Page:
A multileaf collimator (MLC) is a medical machine used to adjust a beam of radiation into the shape of a tumor or other abnormality. Connected to a linear accelerator, the machine consists of collimators, or movable jaws, that shape the radiation field. Sets of shields called leaves, manufactured from tungsten metal, act as blocks to focus the beam into the desired shape. The device also comes in the form of a micro multileaf collimator (mMLC), suited for treating irregularities that are about three inches (about eight centimeters) across. It also has a slightly smaller leaf diameter than the full sized system; computers are used in both types to detect and control the position of the leaves.
Parts of the multileaf collimator include a control system for the leaves, the mechanics that position the leaves, and position sensors. A video-optical system may be installed to visually show where each leaf is located on a computer screen. Position detection is also aided by limit switches and linear encoders, while linear motion systems are used in conjunction with the motors for precise positioning of leaves. Calibration is necessary for accurate readings between the leaf positions and the signals generated by the positioning equipment.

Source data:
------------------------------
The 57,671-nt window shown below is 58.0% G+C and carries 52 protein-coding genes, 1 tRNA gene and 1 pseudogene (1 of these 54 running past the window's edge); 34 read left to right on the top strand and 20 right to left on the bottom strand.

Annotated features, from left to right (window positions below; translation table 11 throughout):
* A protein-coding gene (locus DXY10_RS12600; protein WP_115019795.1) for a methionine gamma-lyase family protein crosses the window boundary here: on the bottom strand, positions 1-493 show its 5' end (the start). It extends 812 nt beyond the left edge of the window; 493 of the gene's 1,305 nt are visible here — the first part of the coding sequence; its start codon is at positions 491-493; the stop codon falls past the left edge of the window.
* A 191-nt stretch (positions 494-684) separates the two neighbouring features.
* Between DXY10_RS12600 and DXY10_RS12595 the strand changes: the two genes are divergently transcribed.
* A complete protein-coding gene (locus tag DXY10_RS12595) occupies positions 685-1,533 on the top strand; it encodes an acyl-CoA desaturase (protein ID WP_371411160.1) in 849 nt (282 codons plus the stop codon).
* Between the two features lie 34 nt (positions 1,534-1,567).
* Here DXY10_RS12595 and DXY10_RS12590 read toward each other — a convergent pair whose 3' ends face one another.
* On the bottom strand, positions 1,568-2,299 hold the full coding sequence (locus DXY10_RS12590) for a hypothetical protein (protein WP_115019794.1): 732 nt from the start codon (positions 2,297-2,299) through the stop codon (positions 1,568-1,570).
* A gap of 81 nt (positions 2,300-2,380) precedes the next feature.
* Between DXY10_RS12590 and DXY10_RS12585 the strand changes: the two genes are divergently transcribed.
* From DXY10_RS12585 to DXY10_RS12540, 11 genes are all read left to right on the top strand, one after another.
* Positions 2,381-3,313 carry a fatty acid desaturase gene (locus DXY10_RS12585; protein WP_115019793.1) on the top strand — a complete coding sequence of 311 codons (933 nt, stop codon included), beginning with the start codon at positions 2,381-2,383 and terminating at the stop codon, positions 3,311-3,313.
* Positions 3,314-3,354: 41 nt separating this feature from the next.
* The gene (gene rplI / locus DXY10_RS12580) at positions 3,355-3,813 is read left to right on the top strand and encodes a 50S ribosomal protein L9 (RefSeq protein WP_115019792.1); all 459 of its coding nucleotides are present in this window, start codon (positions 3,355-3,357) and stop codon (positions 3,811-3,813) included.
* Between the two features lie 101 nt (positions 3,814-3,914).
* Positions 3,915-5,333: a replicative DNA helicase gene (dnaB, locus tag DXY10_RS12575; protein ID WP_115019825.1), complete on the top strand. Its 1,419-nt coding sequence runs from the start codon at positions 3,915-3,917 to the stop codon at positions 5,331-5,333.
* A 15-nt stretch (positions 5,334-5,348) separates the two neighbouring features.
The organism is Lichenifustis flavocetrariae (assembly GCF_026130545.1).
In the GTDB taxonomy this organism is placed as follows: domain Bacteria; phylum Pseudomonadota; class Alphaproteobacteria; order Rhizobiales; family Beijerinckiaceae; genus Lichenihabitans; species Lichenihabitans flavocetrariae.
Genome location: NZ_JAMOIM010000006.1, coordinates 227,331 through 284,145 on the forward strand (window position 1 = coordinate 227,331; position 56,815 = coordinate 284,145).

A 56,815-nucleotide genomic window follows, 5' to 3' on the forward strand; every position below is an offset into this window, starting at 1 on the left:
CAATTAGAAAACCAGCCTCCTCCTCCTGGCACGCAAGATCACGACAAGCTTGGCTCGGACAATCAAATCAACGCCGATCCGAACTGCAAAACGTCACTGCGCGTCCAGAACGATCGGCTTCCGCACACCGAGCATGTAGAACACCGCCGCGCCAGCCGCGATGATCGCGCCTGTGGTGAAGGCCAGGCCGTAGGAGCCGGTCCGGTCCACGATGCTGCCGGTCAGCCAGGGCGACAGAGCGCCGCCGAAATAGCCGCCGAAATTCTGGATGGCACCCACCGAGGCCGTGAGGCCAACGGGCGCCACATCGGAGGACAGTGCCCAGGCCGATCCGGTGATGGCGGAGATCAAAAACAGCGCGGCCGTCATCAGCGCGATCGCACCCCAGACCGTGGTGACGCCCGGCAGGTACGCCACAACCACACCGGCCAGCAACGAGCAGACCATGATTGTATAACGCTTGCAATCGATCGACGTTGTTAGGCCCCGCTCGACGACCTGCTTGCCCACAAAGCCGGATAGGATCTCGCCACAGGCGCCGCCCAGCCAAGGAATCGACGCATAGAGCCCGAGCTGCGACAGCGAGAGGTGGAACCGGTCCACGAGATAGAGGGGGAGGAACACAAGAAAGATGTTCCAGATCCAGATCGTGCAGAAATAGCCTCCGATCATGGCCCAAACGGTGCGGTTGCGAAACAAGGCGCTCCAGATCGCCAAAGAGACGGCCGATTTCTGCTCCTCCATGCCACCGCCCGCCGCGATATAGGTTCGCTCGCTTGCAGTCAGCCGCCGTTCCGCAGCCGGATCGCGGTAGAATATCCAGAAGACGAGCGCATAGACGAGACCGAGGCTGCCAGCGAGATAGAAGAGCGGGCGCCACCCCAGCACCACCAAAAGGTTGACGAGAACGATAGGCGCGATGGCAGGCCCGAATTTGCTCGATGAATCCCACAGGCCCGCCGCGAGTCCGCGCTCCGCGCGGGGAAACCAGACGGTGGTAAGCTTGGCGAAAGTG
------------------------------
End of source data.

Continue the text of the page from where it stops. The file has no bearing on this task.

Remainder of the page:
Multileaf collimators can be especially beneficial because they help focus radiation on tumors, at the exact dosage needed. They shape a radiation beam and control the dose so that healthy tissue, such as that in the lungs, spinal cord, or eyes, is not affected. In targeting a specific area, a multileaf collimator can send multiple beams of radiation to a site so that the intensity does not cause damage to healthy parts of the body. Radiation detectors are also included in the machine; in the case of the mMLC, a specific type of film is used to measure the dose, how the radiation is transmitted, and whether it leaks.
The mechanical operation of a multileaf collimator is complex, with motion of the different components controlled on different axes. An operator uses computer software to monitor the position of each part and to control the precise movements that are necessary. The software also provides a graphical representation of the radiation field, so the operator knows exactly where the radiation is and can adhere to safety guidelines from the machine’s manufacturer. All of the functions of the machine, and common configurations, can be controlled according to the exact shape of the area that needs to be treated.